Cpl. Mark Podesky, an RCMP collision reconstruction expert, stated that the initial collision was unavoidable as Janvier was walking in the middle of the highway in the dark.  He also testified that Philips’ impact with Janvier was unavoidable.

Justice McCarthy stated:

I find that the Crown has failed to establish that the accused caused Mr. Janvier’s death, either in fact or in law.  Rather, this is one of the rarest cases where the court is unable to determine on the evidence before it, whether the deceased was in fact alive at the time of the alleged prohibited act.  … I cannot conclude that the second collision significantly contributed to his death.

Justice McCarthy said that Phillips had been driving reasonably, but a “reasonable driver would have observed [the pedestrians] earlier than Constable Phillips did”.  Justice McCarthy went on to state:

While in my view she erred, it was not to the degree required to attract penal consequences.

According to the agreed statement of facts, Constable Philips drove up to the scene where multiple vehicles were pulled over to the side of the road.  This was approximately 20 kilometres away from the location where the dispatcher had told her the injured pedestrian was located.  Constable Philips testified that she believed the vehicles were pulled over because of the police sirens.  She testified that she did not realize the two men were in the middle of the road until milliseconds before she hit them. 

We will continue to follow any developments that become available regarding the civil lawsuit and will provide details in this blog.

At Cuming & Gillespie Lawyers we are committed to helping you and your loved ones.  If you or a loved one have suffered serious injuries as a result of a motor vehicle accident or you would like information about your legal options, please do not hesitate to contact the experienced and award winning personal injury lawyers at Cuming & Gillespie Lawyers.  Please contact our office for a free case evaluation online or by calling 403-571-0555 to learn what options are available.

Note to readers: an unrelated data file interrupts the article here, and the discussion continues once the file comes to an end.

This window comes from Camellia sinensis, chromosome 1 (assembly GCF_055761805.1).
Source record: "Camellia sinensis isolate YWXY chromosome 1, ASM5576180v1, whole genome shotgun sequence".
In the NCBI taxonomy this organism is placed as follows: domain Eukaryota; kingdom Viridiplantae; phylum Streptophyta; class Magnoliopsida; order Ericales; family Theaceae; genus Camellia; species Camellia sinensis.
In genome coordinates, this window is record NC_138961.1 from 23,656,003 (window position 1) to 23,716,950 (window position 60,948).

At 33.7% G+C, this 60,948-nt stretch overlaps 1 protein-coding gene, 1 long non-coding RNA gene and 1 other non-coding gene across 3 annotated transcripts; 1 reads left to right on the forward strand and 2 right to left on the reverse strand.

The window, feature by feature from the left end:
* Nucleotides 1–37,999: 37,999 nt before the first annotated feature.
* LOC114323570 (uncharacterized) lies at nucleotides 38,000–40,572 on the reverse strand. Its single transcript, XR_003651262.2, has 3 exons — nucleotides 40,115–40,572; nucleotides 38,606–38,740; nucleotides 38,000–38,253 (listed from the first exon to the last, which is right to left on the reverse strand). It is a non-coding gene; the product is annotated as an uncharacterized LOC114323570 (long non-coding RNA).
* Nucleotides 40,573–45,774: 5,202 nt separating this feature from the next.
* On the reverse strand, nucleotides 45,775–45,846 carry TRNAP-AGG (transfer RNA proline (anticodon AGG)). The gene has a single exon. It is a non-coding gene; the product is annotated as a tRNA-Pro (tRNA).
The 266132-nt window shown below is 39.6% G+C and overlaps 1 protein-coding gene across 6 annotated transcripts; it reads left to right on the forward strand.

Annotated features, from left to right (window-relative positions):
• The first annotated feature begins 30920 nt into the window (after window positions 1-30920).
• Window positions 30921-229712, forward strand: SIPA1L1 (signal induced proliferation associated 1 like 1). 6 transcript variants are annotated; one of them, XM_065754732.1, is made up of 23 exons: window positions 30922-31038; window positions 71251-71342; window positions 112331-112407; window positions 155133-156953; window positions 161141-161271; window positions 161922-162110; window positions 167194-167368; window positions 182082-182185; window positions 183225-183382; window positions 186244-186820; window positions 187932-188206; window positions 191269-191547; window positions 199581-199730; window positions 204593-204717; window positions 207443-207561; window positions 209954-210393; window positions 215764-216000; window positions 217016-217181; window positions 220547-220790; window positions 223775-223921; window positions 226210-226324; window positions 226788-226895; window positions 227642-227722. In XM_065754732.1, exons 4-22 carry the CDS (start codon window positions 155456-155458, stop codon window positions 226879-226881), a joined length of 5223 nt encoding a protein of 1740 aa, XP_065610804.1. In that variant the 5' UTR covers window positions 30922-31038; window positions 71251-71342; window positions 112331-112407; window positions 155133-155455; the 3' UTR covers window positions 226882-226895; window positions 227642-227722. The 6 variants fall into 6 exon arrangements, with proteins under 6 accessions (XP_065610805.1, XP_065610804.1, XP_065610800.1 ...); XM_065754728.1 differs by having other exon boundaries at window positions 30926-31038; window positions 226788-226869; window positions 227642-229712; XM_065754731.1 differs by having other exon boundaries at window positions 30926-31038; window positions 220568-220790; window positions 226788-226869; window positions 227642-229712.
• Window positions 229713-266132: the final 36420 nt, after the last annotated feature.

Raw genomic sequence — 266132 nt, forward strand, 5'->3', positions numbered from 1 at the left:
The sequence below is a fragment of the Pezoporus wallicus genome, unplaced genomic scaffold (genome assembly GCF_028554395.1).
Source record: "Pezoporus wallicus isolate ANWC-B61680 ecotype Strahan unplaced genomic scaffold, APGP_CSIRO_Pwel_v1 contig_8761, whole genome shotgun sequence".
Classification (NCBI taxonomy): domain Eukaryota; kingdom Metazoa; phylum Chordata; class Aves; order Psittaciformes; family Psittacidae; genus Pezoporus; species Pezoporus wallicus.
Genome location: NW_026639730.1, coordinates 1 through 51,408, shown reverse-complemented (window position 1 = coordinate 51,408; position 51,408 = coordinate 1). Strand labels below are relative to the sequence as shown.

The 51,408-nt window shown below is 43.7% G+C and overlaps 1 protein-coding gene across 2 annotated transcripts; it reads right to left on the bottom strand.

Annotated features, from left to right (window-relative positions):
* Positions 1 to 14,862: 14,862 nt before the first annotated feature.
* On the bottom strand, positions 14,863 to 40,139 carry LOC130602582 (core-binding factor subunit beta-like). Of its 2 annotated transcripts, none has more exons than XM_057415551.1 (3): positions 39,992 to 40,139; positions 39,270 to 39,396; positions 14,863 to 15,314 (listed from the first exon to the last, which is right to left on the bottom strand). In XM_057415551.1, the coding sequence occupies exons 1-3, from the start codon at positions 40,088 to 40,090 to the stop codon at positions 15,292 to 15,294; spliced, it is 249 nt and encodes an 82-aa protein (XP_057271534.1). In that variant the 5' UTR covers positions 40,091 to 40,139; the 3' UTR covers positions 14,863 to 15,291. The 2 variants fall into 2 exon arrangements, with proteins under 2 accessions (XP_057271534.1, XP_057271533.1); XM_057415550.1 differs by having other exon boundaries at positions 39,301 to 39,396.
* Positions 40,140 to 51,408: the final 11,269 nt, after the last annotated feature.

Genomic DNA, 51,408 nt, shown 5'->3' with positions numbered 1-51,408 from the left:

Cuming & Gillespie Sponsoring Charity Golf Tournament Benefitting Calgary Military Families

Cuming & Gillespie is a proud sponsor of the 10th annual Charity Golf Tournament benefitting the Calgary Military Family Resource Centre, which provides support, resources and programs to the families of Canadian Armed Forces members and veterans across Southern Alberta. The Calgary MFRC is a charitable, non-profit that provides support for military families from their offices in Red Deer, Lethbridge and Calgary. The organization aims to help lessen the impact of the unique challenges that come along with military life.

The sold-out tournament will be held on June 17th, 2019 at the Pinebrook Golf & Country Club in Calgary.

BBQ Bristle Brushes Pose Health Risk

It’s finally warm enough to declare that it is BBQ season in Canada.  However, the government is warning us about the serious health concerns associated with the use of metal brushes to clean your grill. 

The exact number of injuries caused by metal bristles becoming loose, stuck to food, swallowed and posing a serious health problem to Canadians is unknown.  At one point Health Canada reported that 28 injuries had been identified since 2004, but the Standards Council of Canada has reported that there were nine incidents in 2007 alone.

A study published by the University of Missouri estimated that over a 12-year period nearly 1,700 individuals attended hospital emergency departments with injuries resulting from a wire bristle that came loose from a grill brush.  It is estimated that the number of incidents of this nature may be even higher, as only patients who attended an emergency department were included in the study, not those who sought medical assistance elsewhere.


Health Canada is alerting Canadians that metal bristle brushes used to clean barbecue grills can lose their bristles and accidentally become ingested, leading to serious health complications. 

Health Canada has provided the following recommendations to all Canadians:

  • Regularly inspect your barbecue brushes for signs of damage;
  • Inspect your barbecue grill and food to ensure that there are no loose bristles;
  • Regularly replace brushes;
  • Refrain from using your barbecue brush if you find any bristles that have become loose or stick to the grill.

Health Canada has asked the Standards Council of Canada to develop a voluntary safety standard for BBQ brushes.  This standard will generate ways to reduce the risk of loose bristles and define safety criteria for brushes, including labeling and testing. 

Given that the numbers of reported injuries appear to be low in Canada, Health Canada is requesting that anyone harmed by a loose wire bristle should report the incident to the manufacturer or store where the product was purchased and should fill out an incident report form found on Health Canada’s Consumer Product Safety website.